Insulin pump initiation and education for children and adolescents – a qualitative study of current practice in New Zealand
Worldwide, the use of insulin pumps for the management of type 1 diabetes is increasing. There are no national or international published guidelines and few guidance recommendations detailing the education and training required to commence insulin pump therapy. The aim of this study is to describe current clinical practice regarding initiation of insulin pump therapy in children and adolescents with type 1 diabetes in New Zealand.
Pediatric diabetes nurse specialists from selected New Zealand hospitals (n = 16) were identified and invited to participate in this qualitative study. For those consenting, structured interviews were conducted. The questions covered basic hospital demographics and various aspects of insulin pump initiation including pump start planning, education, and aspects of follow-up and after-care.
The response rate was 100% (16 out of 16 hospitals). Diabetes clinics interviewed varied in size from 50 to 450 pediatric patients and frequency of insulin pump use from 11% - 46%. Clinical practice differed between clinics. Important differences related to: use of continuous glucose monitoring (12/16); and differing views on immediate vs. delayed use of pump advanced features. Location of pump starts also varied, with both in-patient (2/16) and out-patient (14/16) approaches seen. The motivations and beliefs relating to these various pump start approaches also varied.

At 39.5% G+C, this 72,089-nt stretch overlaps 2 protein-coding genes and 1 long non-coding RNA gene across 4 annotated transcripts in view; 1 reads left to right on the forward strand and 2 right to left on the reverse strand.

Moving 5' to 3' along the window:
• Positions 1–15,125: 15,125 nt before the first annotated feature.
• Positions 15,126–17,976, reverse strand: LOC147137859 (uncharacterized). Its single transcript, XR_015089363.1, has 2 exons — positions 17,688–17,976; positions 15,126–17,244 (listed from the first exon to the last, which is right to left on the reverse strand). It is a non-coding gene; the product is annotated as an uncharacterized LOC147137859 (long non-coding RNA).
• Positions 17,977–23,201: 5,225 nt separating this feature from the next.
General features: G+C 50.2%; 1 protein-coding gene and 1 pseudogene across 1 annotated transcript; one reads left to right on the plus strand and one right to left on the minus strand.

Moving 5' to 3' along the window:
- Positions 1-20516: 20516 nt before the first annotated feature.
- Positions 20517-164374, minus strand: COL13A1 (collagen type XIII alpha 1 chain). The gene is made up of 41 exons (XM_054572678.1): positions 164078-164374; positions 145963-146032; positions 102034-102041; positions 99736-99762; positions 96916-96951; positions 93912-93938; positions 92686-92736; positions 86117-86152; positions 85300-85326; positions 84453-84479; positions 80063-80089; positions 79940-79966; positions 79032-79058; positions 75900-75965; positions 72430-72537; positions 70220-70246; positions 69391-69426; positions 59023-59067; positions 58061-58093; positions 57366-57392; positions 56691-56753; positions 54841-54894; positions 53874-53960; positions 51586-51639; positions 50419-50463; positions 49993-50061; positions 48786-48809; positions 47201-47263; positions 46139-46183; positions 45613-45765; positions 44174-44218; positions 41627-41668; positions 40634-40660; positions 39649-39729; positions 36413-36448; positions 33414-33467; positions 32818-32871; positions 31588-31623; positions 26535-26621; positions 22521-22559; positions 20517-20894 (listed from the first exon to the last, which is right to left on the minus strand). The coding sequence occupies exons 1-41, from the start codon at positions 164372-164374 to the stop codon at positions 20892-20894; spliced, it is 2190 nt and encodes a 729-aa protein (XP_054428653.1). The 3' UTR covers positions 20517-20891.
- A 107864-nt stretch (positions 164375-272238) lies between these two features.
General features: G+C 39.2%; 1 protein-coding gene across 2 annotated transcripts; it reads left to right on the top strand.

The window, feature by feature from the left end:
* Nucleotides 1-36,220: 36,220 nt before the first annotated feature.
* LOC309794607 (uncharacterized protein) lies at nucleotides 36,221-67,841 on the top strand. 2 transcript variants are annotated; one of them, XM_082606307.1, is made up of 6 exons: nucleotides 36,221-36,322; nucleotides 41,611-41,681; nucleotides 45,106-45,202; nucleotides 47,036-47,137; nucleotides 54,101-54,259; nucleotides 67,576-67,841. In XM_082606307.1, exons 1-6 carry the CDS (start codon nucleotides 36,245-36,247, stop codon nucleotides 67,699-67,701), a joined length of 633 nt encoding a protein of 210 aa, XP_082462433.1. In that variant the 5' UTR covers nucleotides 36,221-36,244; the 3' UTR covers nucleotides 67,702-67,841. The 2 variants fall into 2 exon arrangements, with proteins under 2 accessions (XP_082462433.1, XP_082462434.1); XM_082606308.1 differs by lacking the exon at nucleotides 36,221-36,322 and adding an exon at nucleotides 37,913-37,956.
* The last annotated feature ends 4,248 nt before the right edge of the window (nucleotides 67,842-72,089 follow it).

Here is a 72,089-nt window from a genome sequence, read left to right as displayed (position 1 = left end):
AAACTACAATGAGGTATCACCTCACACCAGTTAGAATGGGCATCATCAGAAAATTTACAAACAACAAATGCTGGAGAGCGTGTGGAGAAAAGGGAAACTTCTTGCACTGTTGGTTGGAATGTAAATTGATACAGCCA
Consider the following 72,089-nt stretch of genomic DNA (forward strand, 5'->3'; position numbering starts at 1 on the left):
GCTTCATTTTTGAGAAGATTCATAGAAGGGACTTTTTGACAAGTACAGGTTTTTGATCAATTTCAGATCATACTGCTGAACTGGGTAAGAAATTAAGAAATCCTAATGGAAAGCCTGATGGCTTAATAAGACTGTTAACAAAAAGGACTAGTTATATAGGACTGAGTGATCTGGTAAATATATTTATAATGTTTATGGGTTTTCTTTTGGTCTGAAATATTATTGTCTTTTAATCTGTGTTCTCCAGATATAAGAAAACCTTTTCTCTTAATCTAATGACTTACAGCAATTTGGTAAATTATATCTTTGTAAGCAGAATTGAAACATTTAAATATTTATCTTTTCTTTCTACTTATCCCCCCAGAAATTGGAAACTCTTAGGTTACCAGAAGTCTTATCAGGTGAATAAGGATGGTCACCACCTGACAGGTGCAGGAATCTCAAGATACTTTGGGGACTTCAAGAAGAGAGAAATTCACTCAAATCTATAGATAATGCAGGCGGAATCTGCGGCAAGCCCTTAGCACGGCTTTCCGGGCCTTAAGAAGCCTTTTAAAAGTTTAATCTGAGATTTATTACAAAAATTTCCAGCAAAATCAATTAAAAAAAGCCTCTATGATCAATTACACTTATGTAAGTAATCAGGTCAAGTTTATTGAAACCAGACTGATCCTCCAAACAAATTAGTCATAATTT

Differences seen between hospitals reflected team preference, and possibly a lack of consensus/guidance from the medical literature. Lessons may be learnt and further rationalisation and improvement in education remains possible by combining and adopting strengths from different hospitals.
KeywordsType 1 diabetes Pediatric Education Insulin pump Continuous subcutaneous insulin infusion
The authors wish to thank all the participants and the Paediatric Society of New Zealand Diabetes Clinical Network for their time and assistance with this study. The authors would also like to thank the School of Pharmacy, University of Otago, Dunedin, New Zealand for the funding given to carry out this project.
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